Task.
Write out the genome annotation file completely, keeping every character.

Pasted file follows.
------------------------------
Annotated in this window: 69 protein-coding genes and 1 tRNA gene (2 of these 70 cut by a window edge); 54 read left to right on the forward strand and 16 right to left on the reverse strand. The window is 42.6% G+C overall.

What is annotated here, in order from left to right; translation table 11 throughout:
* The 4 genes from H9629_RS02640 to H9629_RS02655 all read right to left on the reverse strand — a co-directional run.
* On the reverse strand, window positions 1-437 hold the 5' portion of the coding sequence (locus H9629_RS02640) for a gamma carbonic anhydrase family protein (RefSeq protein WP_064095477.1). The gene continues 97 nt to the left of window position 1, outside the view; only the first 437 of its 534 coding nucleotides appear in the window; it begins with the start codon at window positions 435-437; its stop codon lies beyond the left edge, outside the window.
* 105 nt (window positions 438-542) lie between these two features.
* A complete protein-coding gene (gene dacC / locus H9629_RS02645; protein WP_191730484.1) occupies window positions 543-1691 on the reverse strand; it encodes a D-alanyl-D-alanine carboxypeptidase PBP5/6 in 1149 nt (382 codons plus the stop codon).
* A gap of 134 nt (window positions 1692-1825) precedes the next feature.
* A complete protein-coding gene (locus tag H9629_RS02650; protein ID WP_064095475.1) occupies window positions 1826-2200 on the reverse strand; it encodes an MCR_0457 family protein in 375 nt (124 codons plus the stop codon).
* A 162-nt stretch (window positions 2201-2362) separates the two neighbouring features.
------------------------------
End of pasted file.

Annotated in this window: 69 protein-coding genes and 1 tRNA gene (2 of these 70 cut by a window edge); 54 read left to right on the forward strand and 16 right to left on the reverse strand. The window is 42.6% G+C overall.

What is annotated here, in order from left to right; translation table 11 throughout:
* The 4 genes from H9629_RS02640 to H9629_RS02655 all read right to left on the reverse strand — a co-directional run.
* On the reverse strand, window positions 1-437 hold the 5' portion of the coding sequence (locus H9629_RS02640) for a gamma carbonic anhydrase family protein (RefSeq protein WP_064095477.1). The gene continues 97 nt to the left of window position 1, outside the view; only the first 437 of its 534 coding nucleotides appear in the window; it begins with the start codon at window positions 435-437; its stop codon lies beyond the left edge, outside the window.
* 105 nt (window positions 438-542) lie between these two features.
* A complete protein-coding gene (gene dacC / locus H9629_RS02645; protein WP_191730484.1) occupies window positions 543-1691 on the reverse strand; it encodes a D-alanyl-D-alanine carboxypeptidase PBP5/6 in 1149 nt (382 codons plus the stop codon).
* A gap of 134 nt (window positions 1692-1825) precedes the next feature.
* A complete protein-coding gene (locus tag H9629_RS02650; protein ID WP_064095475.1) occupies window positions 1826-2200 on the reverse strand; it encodes an MCR_0457 family protein in 375 nt (124 codons plus the stop codon).
* A 162-nt stretch (window positions 2201-2362) separates the two neighbouring features.